The U.S. Food and Drug Administration has approved emergency use authorization for three COVID-19 vaccines. The vaccine developed by Pfizer-BioNTech is approved for people age 16 and older and the vaccines developed by Moderna and by Johnson & Johnson are approved for people age 18 and older. Vaccine availability is dependent on state allocations/supplies and patients will be offered whatever vaccine is available.

Saint Luke’s recommends all COVID-19 vaccines that have received Emergency Use Authorization by the FDA, including Johnson & Johnson. The use of the Johnson & Johnson vaccine was paused to assess a rare, but serious, adverse event called thrombosis with thrombocytopenia syndrome (TTS). The safety review of the Johnson & Johnson vaccine suggests an extremely low risk of TTS. As of late April 2021, out of more than eight million Johnson & Johnson doses given in the U.S., only 15 cases of TTS have been reported. Reported cases have typically occurred in women 50 years and younger within three weeks of vaccination. After review, the CDC and FDA recommended resuming the use of Johnson & Johnson, as benefits of vaccination outweigh potential risks.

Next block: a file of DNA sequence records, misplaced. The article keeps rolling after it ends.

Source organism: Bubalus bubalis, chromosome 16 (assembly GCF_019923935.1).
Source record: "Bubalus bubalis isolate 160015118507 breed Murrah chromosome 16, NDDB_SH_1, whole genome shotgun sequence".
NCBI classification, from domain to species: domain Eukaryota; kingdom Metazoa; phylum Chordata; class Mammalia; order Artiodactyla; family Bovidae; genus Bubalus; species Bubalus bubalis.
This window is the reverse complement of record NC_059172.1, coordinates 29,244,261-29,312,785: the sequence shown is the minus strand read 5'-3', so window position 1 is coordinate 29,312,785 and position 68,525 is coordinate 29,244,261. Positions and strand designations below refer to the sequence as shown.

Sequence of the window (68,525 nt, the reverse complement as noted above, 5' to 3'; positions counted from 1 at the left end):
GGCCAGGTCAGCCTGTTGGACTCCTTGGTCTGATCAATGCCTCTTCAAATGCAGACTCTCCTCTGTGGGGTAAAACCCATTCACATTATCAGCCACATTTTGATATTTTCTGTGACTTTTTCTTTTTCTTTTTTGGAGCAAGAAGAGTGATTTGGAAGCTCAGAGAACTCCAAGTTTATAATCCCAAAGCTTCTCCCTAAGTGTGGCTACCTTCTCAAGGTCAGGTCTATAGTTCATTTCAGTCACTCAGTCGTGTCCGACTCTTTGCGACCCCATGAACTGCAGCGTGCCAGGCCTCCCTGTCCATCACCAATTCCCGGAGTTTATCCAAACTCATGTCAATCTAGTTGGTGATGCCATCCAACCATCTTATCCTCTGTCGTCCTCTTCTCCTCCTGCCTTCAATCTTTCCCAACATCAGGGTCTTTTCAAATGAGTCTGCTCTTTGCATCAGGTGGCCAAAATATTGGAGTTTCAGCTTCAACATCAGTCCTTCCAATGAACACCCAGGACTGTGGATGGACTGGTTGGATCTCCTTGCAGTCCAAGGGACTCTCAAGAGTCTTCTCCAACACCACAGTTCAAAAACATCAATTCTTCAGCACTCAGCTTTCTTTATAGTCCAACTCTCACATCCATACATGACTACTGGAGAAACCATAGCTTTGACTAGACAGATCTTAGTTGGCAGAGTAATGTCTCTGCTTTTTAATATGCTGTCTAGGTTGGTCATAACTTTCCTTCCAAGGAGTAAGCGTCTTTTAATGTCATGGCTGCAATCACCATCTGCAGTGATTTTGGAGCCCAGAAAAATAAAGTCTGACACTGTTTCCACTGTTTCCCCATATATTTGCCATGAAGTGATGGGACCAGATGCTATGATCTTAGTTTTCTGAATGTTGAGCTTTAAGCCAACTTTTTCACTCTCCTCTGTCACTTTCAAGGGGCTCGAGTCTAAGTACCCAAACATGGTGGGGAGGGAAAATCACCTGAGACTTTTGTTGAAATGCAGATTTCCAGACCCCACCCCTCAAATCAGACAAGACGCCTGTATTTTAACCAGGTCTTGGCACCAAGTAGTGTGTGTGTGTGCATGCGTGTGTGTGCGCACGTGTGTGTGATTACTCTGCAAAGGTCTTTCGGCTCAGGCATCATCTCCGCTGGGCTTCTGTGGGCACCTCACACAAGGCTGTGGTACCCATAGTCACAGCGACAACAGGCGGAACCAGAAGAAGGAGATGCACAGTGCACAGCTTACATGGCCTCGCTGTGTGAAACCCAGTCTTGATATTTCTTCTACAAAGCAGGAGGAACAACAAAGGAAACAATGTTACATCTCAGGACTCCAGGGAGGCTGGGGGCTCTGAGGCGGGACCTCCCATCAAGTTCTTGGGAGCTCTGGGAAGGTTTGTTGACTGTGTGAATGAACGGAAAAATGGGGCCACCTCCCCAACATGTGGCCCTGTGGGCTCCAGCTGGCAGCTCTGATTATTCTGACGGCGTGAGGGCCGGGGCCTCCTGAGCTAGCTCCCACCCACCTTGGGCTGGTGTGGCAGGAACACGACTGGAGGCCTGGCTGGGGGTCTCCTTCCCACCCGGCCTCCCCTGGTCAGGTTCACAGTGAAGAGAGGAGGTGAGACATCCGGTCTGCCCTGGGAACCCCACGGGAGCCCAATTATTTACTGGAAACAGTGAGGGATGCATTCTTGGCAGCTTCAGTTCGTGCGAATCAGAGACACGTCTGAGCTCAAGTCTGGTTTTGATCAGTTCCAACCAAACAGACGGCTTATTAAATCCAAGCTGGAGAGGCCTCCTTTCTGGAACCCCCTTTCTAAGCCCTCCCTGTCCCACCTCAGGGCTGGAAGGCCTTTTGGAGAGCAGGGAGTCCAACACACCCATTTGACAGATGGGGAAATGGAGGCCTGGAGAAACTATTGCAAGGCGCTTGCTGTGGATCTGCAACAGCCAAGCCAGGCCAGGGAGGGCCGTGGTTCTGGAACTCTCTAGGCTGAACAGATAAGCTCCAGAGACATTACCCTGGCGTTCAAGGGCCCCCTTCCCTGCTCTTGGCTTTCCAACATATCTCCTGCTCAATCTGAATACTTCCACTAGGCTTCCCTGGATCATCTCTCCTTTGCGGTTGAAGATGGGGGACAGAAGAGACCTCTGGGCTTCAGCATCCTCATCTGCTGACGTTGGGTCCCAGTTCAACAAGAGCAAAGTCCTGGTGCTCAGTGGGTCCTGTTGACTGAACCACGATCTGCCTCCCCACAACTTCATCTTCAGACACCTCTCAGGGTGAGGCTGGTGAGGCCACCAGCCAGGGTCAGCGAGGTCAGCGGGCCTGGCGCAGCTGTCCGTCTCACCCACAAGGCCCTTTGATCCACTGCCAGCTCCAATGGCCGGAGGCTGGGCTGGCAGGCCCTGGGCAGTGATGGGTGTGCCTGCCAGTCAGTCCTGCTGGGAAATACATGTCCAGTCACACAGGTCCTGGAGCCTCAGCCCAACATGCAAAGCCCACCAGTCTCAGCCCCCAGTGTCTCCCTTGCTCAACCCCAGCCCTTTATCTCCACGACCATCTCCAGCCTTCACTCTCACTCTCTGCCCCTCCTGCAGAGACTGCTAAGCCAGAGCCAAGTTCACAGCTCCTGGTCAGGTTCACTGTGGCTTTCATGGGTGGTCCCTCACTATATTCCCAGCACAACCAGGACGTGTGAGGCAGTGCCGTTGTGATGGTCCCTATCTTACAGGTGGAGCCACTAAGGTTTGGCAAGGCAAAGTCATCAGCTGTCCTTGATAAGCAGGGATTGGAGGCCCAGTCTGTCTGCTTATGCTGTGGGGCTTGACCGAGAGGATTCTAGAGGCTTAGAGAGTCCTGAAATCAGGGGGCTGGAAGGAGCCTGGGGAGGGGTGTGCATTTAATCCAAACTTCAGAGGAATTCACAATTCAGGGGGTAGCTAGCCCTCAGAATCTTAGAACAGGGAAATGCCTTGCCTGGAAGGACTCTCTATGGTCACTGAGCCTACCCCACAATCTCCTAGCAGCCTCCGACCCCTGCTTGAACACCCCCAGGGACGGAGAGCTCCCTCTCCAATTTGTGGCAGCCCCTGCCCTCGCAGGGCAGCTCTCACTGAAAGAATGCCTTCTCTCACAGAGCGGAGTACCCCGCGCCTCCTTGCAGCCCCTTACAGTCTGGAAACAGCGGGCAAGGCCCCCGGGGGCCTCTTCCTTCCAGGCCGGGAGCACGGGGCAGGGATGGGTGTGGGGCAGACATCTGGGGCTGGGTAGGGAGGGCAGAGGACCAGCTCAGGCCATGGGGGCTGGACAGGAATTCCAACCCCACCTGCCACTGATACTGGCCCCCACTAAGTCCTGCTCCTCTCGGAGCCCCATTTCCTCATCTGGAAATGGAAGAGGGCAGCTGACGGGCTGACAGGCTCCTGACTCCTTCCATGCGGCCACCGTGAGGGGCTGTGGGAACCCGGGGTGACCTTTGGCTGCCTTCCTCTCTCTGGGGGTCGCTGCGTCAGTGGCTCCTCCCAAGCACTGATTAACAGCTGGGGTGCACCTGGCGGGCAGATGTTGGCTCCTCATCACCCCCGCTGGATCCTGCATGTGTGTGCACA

The pause to assess the TTS risk demonstrates that patient safety is being taken seriously. Other vaccines such as Pfizer or Moderna have not shown similar TTS concerns. Women 50 years and younger, should contact their provider if they have questions. See more information from the CDC.

How is the Johnson & Johnson vaccine different from the Moderna and Pfizer-BioNTech vaccines?

The Johnson & Johnson vaccine uses a different delivery method to create an immune response, though the end result is identical. Instead of using messenger RNA (mRNA), it attaches the COVID-19 spike protein DNA to an inactive adenovirus (a virus that typically causes colds but has been made inactive) to build immunity to COVID-19. You only need to get one dose instead of two.